Right after the TT, I headed to Toronto. Unfortuantely Sunday's crit there was cancelled, but that gave me ample time to be befuddled by a mechanic speaking English, find some good riding north of Toronto, pre-ride the Nationals course (12km of dead flat, 600m of straight up)and, saving the best for last, hang out with the Kelster after her genius convention.

Now back in Quebec, and had a day to get in some more amazing riding around my new home, before getting back on the road with the boys to head to GP St Raymond, up near Quebec City.

Monday, May 02, 2011

North and east

Been a little slack on the post-Redlands blogging. I usually only write something when something interesting happens. Or I race. I think the time has come...

I got back to Calgary early in April, with an option of immediately jumping in the car and getting out east in time for Tour of the Battenkill. Once I got back though, I knew that trying to pack my life in a few boxes and get sorted within 24 hours, to give me a fighting chance of making it out to the race in time, was unrealistic. Instead I stayed at Trev's, donned the winter riding gear and tried to train, while waiting for team bikes that were always arriving "in a couple of days". Eventually, enough was enough and we hit the road.

It turns out that Nick and I are not very good at road-tripping.

We should have realized after we took until 8pm to drive 6 hours to Redlands, when we had all day. Of course it would also just be a reasonable assumption based on my past history. After being led astray by Kelly the night before I left (although it did include my first trip to the Banff hotsprings and a wild deer sniffing my hand, outstretched more for self-defense than a gesture of inter-species friendliness) and one last ride in Calgary, I met Nick only an hour late at 2pm, and after putting a few things in the car, we set off promptly at 7pm.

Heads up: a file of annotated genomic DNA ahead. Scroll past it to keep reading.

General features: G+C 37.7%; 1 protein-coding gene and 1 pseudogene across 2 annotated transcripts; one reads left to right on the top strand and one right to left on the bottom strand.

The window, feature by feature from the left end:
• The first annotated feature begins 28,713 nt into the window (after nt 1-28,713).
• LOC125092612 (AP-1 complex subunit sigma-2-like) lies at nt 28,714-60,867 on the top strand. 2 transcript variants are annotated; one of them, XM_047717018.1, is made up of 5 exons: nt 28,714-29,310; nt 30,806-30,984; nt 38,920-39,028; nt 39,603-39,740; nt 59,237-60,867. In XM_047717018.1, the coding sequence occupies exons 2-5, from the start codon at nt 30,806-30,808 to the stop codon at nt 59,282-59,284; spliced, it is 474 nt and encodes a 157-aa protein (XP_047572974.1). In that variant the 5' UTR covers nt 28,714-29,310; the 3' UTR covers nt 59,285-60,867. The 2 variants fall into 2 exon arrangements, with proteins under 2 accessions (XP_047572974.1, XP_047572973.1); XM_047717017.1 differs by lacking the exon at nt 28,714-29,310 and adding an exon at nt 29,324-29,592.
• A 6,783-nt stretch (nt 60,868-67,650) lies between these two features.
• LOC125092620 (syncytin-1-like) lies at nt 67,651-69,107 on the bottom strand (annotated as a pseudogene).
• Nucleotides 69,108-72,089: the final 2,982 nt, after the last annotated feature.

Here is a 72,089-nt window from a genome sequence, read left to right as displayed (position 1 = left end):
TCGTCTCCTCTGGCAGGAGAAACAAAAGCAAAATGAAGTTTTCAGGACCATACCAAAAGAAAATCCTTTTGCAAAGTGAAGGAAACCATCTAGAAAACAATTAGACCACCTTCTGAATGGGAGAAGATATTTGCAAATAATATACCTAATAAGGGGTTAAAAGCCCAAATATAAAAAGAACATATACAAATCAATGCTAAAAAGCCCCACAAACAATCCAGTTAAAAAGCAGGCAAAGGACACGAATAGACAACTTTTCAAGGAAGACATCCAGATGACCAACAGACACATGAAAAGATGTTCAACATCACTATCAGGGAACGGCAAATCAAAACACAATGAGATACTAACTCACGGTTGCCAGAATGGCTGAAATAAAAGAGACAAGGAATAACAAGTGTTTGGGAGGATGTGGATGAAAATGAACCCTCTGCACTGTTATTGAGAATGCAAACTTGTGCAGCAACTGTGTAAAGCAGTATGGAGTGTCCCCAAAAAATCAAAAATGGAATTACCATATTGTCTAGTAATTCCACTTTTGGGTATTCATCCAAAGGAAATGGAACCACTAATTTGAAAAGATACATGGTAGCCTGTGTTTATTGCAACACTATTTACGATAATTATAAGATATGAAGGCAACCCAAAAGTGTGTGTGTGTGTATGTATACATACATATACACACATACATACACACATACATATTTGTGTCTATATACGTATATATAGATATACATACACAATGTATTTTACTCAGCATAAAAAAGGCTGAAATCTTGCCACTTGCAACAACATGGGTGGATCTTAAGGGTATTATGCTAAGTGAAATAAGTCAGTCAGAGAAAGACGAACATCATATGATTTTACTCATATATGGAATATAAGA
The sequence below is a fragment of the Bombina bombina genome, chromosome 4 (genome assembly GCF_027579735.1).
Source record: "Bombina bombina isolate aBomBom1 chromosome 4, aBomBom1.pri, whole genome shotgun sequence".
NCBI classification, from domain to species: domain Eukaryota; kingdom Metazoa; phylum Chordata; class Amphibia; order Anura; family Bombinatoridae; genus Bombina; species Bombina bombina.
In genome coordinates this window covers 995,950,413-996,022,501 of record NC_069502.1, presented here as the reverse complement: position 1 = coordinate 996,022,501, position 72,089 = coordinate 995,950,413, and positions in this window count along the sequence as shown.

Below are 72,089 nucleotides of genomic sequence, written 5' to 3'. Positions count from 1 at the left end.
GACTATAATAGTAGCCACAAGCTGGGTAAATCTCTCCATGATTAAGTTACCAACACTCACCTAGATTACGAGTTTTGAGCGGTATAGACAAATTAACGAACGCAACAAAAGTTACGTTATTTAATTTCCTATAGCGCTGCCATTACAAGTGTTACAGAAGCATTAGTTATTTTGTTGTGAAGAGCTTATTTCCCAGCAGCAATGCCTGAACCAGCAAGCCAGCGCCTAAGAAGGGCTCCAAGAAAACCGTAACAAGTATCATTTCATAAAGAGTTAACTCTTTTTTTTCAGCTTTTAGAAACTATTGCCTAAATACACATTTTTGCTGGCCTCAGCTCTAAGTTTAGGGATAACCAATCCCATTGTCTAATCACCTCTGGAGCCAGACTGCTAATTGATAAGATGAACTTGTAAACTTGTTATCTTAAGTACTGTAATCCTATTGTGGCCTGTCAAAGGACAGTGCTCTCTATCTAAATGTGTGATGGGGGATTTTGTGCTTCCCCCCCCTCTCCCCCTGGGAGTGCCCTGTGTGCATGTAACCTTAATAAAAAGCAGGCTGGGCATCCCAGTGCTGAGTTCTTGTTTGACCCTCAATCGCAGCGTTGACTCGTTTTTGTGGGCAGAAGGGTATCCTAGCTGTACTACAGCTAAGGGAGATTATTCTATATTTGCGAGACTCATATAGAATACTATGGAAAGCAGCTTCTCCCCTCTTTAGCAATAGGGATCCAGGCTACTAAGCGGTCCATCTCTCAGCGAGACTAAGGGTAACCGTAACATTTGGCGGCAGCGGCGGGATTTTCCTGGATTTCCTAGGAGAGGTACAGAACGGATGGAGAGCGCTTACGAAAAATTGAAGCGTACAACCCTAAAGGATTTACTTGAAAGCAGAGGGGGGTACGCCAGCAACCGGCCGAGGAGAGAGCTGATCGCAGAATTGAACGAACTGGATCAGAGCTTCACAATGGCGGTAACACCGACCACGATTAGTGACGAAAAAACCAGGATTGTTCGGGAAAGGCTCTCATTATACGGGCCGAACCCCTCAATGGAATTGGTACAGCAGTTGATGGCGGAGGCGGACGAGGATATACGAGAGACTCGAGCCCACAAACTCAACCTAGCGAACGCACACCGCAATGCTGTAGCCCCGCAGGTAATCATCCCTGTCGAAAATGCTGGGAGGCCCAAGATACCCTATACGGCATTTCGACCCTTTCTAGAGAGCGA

Stop one was Regina, Saskatchewan, at Brad's parents'. His Dad came out, at 3am, to give us a guided tour of the house and generally being an excessively amazing host.

Although having two kayaks and a bike on the roof didn't help, we were only doing 100kmh on the highway, which would normally mean getting about 700km per tank of fuel. With the wind howling out of the east for the first time I can remember in 6 years of living in the prairies, we instead got as little at 370km! Yikes.


Winnipeg was our next stop, a meagre 6 hours drive later. Justin opened up his home, and even gave us a tour of downtown Winnipeg, including the largest skate part in western Canada? The next day we drove in the States for a shortcut to Toronto. We left at the crack of dawn...ok, 10am...stopped 2 hours later for a hour ride (which somehow took 3 hours), THEN we got some serious miles in...ok, we stopped for dinner a couple of hours later...then the rain and snow started, and I got tired, so we pulled in short of our planned destination in random tiny town, USA. Ok, the next day was going to be HUGE! Jumped out of bed at 9am, drove 5 minutes and stopped at a diner for breakfast....and so on and so on. Brutal. Nigel even lined up a place in Sarnia, seeing that we wouldn't make it to Toronto, but we didn't even get that far and opted for a $29 hotel in Battle Creek, Michigan.

Finally the next day we made it Toronto. God, it felt great to be back. Awesome friends, familiar surroundings. Missed catching up with everybody, but I'll be back this weekend by the looks of things.

Got to Montreal a couple of days ago, have amazing hosts here, and today found a place in a wicked village north of Montreal. Nick and I went riding there today and trashed ourselves, compensation for house-hunting rather than racing yesterday.